Cover of: Ignore everybody | Hugh MacLeod
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An edition of Ignore everybody (2009)

Ignore everybody

and 39 other keys to creativity

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This edition was published in by Portfolio in New York.

Written in English

When Hugh MacLeod was a struggling young copywriter, living in a YMCA, he started to doodle on the backs of business cards while sitting at a bar. Those cartoons eventually led to a popular blog – gapingvoid.com – and a reputation for pithy insight and humor, in both words and pictures.MacLeod has opinions on everything from marketing to the meaning of life, but one of his main subjects is creativity. How do new ideas emerge in a cynical, risk-averse world? Where does inspiration come from? What does it take to make a living as a creative person?Now his first book, Ignore Everyone, expands on his sharpest insights, wittiest cartoons, and most useful advice. A sample: Selling out is harder than it looks. Diluting your product to make it more commercial will just make people like it less. If your plan depends on you suddenly being “discovered” by some big shot, your plan will probably fail. Nobody suddenly discovers anything. Things are made slowly and in pain. Don’t try to stand out from the crowd; avoid crowds altogether. There’s no point trying to do the same thing as 250,000 other young hopefuls, waiting for a miracle. All existing business models are wrong. Find a new one. The idea doesn’t have to be big. It just has to be yours. The sovereignty you have over your work will inspire far more people than the actual content ever will.After learning MacLeod’s 40 keys to creativity, you will be ready to unlock your own brilliance and unleash it on the world.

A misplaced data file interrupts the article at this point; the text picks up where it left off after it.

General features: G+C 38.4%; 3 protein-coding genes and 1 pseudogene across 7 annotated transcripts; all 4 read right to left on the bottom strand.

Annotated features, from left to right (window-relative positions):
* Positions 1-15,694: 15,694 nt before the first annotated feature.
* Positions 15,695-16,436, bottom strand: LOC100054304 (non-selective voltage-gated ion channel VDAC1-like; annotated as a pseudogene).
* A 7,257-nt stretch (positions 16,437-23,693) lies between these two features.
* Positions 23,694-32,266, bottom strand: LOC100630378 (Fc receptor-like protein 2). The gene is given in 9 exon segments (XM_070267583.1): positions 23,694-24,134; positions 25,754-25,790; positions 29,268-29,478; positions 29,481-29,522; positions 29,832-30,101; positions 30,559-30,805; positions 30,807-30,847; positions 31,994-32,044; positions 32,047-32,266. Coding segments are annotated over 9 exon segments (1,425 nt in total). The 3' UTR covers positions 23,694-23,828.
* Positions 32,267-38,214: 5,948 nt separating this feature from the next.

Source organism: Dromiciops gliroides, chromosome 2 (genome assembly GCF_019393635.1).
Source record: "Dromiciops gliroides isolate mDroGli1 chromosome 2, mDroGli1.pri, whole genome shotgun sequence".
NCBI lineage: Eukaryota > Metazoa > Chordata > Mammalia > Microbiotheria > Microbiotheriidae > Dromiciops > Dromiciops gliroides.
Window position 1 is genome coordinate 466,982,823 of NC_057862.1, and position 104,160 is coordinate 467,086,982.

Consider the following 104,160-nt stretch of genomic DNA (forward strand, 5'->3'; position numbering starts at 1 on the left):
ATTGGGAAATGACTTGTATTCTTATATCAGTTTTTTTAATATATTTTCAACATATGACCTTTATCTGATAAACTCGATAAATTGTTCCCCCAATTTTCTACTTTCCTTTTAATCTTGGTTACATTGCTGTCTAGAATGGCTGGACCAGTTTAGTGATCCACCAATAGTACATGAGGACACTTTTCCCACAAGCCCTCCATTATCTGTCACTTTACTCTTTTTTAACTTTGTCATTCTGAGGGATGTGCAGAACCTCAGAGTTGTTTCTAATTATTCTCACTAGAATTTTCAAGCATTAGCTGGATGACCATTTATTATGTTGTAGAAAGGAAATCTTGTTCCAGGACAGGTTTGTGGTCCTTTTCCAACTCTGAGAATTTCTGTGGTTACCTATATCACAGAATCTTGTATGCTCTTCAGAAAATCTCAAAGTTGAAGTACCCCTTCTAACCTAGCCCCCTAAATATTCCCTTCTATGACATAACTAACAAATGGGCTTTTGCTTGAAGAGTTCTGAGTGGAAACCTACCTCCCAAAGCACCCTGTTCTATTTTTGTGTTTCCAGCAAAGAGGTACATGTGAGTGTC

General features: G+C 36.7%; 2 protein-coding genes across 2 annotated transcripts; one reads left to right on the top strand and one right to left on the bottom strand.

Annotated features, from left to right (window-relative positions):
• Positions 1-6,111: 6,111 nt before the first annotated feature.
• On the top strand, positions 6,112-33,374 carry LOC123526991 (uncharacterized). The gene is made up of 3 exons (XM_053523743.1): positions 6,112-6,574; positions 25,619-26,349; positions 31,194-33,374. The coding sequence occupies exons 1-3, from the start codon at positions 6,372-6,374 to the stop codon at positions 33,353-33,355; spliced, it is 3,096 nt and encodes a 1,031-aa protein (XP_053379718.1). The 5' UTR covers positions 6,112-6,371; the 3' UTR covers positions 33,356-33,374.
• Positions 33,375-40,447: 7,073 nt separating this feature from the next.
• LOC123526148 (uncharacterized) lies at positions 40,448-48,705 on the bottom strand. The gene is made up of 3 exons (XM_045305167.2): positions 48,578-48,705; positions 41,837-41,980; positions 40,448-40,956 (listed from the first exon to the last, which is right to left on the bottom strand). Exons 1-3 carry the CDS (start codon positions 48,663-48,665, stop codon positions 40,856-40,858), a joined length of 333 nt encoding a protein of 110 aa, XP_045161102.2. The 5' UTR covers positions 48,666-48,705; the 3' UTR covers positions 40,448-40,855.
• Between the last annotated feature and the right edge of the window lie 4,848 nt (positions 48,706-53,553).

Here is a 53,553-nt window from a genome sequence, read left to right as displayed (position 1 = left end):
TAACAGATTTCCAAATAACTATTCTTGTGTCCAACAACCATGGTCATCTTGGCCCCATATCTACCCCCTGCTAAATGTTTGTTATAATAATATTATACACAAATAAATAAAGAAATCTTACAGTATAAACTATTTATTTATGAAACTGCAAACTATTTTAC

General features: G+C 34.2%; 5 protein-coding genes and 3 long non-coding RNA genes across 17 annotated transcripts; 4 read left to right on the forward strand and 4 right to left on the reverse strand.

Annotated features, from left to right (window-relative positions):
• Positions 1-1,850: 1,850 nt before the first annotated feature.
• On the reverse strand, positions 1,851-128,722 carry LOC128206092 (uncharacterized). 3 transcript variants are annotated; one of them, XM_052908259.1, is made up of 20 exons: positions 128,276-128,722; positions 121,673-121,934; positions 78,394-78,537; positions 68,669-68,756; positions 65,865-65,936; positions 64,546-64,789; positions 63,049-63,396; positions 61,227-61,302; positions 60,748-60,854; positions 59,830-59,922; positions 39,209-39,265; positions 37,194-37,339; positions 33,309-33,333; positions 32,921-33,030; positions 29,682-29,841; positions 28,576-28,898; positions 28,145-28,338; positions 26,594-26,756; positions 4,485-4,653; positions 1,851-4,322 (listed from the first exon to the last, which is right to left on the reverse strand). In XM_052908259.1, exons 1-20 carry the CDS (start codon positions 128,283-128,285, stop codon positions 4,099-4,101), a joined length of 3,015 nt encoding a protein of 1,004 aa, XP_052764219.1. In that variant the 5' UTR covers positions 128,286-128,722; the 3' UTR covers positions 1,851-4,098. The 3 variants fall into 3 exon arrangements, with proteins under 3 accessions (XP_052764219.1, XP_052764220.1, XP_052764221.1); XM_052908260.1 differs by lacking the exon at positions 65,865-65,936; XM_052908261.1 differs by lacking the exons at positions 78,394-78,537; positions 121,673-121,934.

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Previews available in: English

Edition Availability
Cover of: Ignore everybody
Ignore everybody: and 39 other keys to creativity
2009, Portfolio
in English
Cover of: Ignore Everybody
Ignore Everybody
2009, Penguin USA, Inc.
E-book in English

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Ignore everybody

First published in 2009



Work Description

When Hugh MacLeod was a struggling young copywriter, living in a YMCA, he started to doodle on the backs of business cards while sitting at a bar. Those cartoons eventually led to a popular blog – gapingvoid.com – and a reputation for pithy insight and humor, in both words and pictures.MacLeod has opinions on everything from marketing to the meaning of life, but one of his main subjects is creativity. How do new ideas emerge in a cynical, risk-averse world? Where does inspiration come from? What does it take to make a living as a creative person?Now his first book, Ignore Everyone, expands on his sharpest insights, wittiest cartoons, and most useful advice. A sample: Selling out is harder than it looks. Diluting your product to make it more commercial will just make people like it less. If your plan depends on you suddenly being “discovered” by some big shot, your plan will probably fail. Nobody suddenly discovers anything. Things are made slowly and in pain. Don’t try to stand out from the crowd; avoid crowds altogether. There’s no point trying to do the same thing as 250,000 other young hopefuls, waiting for a miracle. All existing business models are wrong. Find a new one. The idea doesn’t have to be big. It just has to be yours. The sovereignty you have over your work will inspire far more people than the actual content ever will.After learning MacLeod’s 40 keys to creativity, you will be ready to unlock your own brilliance and unleash it on the world.